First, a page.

State Audit Laws Searchable Database

State Audit Laws - Florida

This information was reviewed in March 2017.

State Summary:

Signed into law in 2007, Florida's audit law is not binding on official results, does not lead to a full recount, and audits only one randomly-selected election contest, selected separately in each county. No contest with boundaries greater than a county-wide contest can be effectively audited. In 2013 the audit law was amended to provide, in addition to a manual audit, the option of an "automated independent audit".

Florida's audit provisions can be found in Florida Statutes §101.591. Audit procedures are detailed in Administrative Rule 1S-5.026 Post-Election Certification Voting System Audit (pdf).


No statutory guidance allowing observers to verify ballot marks
Statutes require that audit results and data be made public
Statutes specify that audits must be conducted publicly

The manual audit "shall consist of a public manual tally of the votes cast in one randomly selected race that appears on the ballot." SeeFla. Stat. Ann. §101.591(2)(a).
The automated audit "shall consist of a public automated tally of the votes cast across every race that appears on the ballot." SeeFla. Stat. Ann. §101.591(2)(b).

Fla. Stat. Ann. §101.591(5) requires the county canvassing board to produce a report within 15 days after completion of the audit and details the required contents of the report.

Voting Systems Used:

Mixed paper ballot and DREs without VVPAT

Precinct-count optical scanners are used as the primary voting system in counties statewide. Some counties provide DREs without VVPAT for accessibility while others use ballot marking devices. For details visit the Florida page on The Verifier.


No statutory guidance whether audit results are binding on official results

Florida's statutes do not state that the audit results shall amend or in any way effect the official results.

Addressing Discrepancies and Continuing the Audit:

No statutory guidance for expanding the audit

Local election officials are to submit a report of the audit results and any discrepancies to the Department of State, including "Recommended corrective action with respect to avoiding or mitigating such circumstances in future elections." However, no further action based on the audit results or discrepancies is required by statute. See Fla. Stat. Ann. §101.591(5).

Audit Comprehensiveness:

Absentee ballots included in audit
Ballots counted by hand on election day included in the audit
Early voted ballots included in audit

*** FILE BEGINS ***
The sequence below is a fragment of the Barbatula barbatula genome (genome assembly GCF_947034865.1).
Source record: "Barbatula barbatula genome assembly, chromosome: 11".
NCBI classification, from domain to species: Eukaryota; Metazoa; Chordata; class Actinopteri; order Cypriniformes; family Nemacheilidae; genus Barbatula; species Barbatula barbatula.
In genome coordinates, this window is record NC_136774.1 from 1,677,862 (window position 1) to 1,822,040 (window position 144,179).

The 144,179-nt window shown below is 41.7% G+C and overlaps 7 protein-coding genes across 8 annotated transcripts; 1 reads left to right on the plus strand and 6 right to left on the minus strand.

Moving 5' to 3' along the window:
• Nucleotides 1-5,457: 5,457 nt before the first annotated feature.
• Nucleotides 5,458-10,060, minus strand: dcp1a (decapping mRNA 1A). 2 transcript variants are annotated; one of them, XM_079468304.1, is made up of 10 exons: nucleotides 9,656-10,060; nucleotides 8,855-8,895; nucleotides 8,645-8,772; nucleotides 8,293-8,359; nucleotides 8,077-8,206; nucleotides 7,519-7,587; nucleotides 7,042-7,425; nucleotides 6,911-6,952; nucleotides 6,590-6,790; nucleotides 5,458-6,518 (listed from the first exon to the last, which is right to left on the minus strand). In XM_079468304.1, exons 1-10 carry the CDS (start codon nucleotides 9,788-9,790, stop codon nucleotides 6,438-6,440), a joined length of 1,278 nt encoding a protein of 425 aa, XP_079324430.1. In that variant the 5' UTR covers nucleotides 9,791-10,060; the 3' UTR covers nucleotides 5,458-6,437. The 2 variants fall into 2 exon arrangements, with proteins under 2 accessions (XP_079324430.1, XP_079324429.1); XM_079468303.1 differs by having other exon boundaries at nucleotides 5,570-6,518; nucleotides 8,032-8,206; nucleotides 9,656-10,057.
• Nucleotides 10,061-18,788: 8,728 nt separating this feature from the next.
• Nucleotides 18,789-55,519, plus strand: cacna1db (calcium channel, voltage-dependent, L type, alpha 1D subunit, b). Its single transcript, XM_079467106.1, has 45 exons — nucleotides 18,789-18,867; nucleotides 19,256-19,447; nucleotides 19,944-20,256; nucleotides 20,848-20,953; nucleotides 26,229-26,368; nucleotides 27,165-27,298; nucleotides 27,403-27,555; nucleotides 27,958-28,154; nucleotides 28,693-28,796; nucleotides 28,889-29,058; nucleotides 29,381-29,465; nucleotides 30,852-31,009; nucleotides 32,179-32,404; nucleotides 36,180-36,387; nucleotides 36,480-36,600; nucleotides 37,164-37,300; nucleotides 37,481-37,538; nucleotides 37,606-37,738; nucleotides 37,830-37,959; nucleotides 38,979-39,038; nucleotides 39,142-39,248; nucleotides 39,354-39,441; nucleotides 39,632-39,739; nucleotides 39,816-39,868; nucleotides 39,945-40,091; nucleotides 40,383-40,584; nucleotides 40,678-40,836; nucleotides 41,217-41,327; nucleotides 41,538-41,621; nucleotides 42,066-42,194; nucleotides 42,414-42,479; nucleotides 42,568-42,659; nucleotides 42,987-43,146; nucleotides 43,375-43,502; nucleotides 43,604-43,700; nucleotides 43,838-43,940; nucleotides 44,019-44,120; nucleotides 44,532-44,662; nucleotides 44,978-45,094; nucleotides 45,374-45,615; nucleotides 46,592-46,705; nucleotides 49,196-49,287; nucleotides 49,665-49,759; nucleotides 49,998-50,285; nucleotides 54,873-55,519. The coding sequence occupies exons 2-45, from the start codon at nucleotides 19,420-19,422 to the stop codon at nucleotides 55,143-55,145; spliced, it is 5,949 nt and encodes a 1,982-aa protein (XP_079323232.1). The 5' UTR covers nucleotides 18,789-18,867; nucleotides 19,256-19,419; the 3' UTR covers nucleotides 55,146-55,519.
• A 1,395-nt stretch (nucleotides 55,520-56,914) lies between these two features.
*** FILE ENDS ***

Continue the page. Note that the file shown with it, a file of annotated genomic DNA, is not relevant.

Provisional ballots included in audit

Fla. Stat. Ann. §101.591(2) requires that both the manual audit and automatic audit "shall include election-day, vote-by-mail, early voting, provisional, and overseas ballots, in at least 1 percent but no more than 2 percent of the precincts chosen at random by the county canvassing board or the local board responsible for certifying the election."

Additional Targeted Samples:

No statutory guidance for additional targeted samples

Contests and Issues Audited:

Randomly selected election contests or ballots issue are audited

One randomly selected election contest is to be chosen for the audit. Each county conducts their random selection separately, however, so counties may audit different contests. See Fla. Stat. Ann. §101.591(2).

Type of Audit Units:


The manual audit must be conducted in at least 1% but not more than 2% of precincts. See Fla. Stat. Ann. §101.591(2). The administrative rules further clarify that 2% of precincts in the selected contest are audited. See Administrative Rule 1S-5.026, Subsection (5)(c).

For automated independent audits the statute calls for "at least 20 percent of the precincts chosen at random," see Fla. Stat. Ann. §101.591(2)(b). See the state summary above for more information about the automated independent audit.

Counting Method:

Electronic count
Hand count

Fla. Stat. Ann. §101.591(1) states the audit shall be a manual audit or an automated, independent audit.

Oversight and Conduct of Audit: The audit is conducted by the county canvassing board or local board, and audit results are reported to the Department of State. The random selection is conducted at the local level.

Timeline for Audit: The audit is conducted after certification, and must be completed within seven days after certification.

Additional Resources:

Florida Division of Elections
Florida Statutes - Title IX - Electors and Elections
Rule 1S-5.026 : Post-Election Certification Voting System Audit